A #Journalist Ponders @Twitter
There’s a website you may have heard of before. It’s called Twitter.
Depending on your experience with said website, you have just had one of four reactions:
1.The “Ah, yes, Twitter” response:
“Twitter? Oh, Yeah, it’s a semi-effective form of sharing news and updates. You can check out my account, if you’d like.”
2. The “Eww, Twitter” response:
“Twitter? What’s the point? It’s Facebook statuses without the rest of Facebook.”
3. The “OMG TWITTER!!!1!!1!” response:
“Twitter? BELIEBERS UNITE! I ❤ JUSTIN!!!!! PLZ RT AND FOLLOW ME PLZ!!1!! 😉 BELIEBER 4EVAH!”
4. The “Twitter??” response:
“Twitter? Isn’t that the noise a bird makes?
Personally, I fall into a mix of the first and second responses. Like most social media sites, Twitter has its ups and downs, and I’ve found that its effectiveness depends on how you use it. I have a Twitter account, though my presence in the Twittersphere is minimal compared to many. I’ve had my account since 2008, and I’ve yet to reach 1,000 tweets (though I’ll probably reach it by the end of the year). At the moment, I follow 117 accounts and have 86 followers. I use Twitter primarily to keep up with the news, following national groups like CNN and The New York Times, as well as local papers like The Spokesman-Review and The Bozeman Daily Chronicle, so I can keep up with news in the places I’ve lived. I would be considered a consumer — I consume way more than I produce.
But my biggest problem with Twitter is the fact that the majority of its users produce rather than consume. And what they produce is often inane and unnecessary. Judging by the majority of trending topics, they also venture into offensive territory. Nearly every day, there’s at least one trending topic (usually a common hashtag) that’s either racist or misogynistic. (Or related to Justin Bieber, which is offensive to my sanity because every time I see something related to Bieber, I get the chorus of “Baby” stuck in my head.)
That’s the inherent danger of the site; the only thing you need to get a Twitter account is Internet access and an e-mail address. There’s no age limit; there’s nothing that says you have to use your real name. And there’s very, very little controlling what you can post — Twitter’s Terms of Service includes the clause, “All Content, whether publicly posted or privately transmitted, is the sole responsibility of the person who originated such Content.” Essentially, they enable us to do what we want and then wash their hands of it. Logically, it makes sense — after all, given the millions and millions of users around the world, it would be virtually impossible to try and control it all.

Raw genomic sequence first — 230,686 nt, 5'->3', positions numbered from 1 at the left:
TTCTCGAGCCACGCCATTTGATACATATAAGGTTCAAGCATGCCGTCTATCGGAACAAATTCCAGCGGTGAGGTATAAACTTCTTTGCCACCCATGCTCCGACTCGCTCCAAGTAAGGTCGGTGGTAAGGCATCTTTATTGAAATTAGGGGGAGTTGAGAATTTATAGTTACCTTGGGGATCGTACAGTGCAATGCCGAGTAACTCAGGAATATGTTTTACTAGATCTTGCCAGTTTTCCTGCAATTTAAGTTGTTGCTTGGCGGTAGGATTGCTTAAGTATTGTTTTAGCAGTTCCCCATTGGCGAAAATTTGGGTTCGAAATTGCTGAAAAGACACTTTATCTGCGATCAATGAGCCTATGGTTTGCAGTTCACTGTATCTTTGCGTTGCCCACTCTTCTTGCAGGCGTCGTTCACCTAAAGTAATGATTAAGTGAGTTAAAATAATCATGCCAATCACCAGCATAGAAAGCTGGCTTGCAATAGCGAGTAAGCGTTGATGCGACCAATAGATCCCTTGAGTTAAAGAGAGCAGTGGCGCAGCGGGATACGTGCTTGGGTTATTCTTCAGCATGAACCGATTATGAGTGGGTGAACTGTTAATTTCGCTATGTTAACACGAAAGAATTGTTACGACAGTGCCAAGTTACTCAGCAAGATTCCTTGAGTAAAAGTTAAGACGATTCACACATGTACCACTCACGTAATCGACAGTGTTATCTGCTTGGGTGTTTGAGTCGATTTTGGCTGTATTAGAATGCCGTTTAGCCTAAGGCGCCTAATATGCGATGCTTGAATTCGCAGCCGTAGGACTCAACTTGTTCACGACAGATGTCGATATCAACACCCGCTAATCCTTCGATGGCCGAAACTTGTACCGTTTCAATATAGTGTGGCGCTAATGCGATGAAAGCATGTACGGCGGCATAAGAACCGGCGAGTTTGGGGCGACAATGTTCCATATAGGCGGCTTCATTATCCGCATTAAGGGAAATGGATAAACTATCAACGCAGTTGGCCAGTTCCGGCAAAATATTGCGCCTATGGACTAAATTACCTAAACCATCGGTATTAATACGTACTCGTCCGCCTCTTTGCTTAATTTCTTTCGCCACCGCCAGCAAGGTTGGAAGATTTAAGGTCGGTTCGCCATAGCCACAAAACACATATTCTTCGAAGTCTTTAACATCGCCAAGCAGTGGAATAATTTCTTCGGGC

On the other hand, that freedom is what makes Twitter so useful and handy. Granted, the amount of space you have to express yourself is very, very limited, but that’s as much a strength as it is a weakness. Yes, it forces people to use abysmal spelling and grammar to communicate sometimes, but it also forces people to be succinct and to the point, and as a journalist, I can appreciate that. The brevity also allows for faster updating — again, both a strength and a weakness. If you aren’t selective in who you follow (or how you post), you could end up with a stream full of Tweets about how much school sucks, how great classes are, how horrid X’s lunch was, how annoyed Y is with nose-picker on the subway, and how excited Z is about Breaking Dawn, Part I.
But that brevity (and the fact that tweets can be sent via mobile devices) allows for instant communication, and more and more, Twitter is helping break news stories even before major media outlets. Case in point: the killing of Osama Bin Laden. Twitter and other social media networks like Facebook have also been utilized to report events like the Arab Spring and the June attack on a hotel in Kabul. And as Politco recently reported, the Department of Homeland Security is trying to develop guidelines for using Twitter as an intelligence-gathering tool. (There’s a dark side to this as well — there have been many instances where false reports have been spread either before information was confirmed, or as a result of a notable account being hacked. NBC News, for example, had its account hacked the day before the 10th anniversary of 9/11, and false reports of another terrorist attack at Ground Zero went viral before the hack was discovered.)
In the wrong hands, sure, Twitter can become a useless jumble of sinister misdirection, spam followers, and tweens overusing exclamation points and abusing the caps lock key. But I appreciate the site for the abundance of social knowledge it brings to the table. For the links between countries and cultures. For the opportunity to swiftly break and create news in the moment. For the fact that it keeps me in the loop. It is a tool, and one I utilize. A hammer can build a home, or a hammer can destroy a home. I still choose to use one.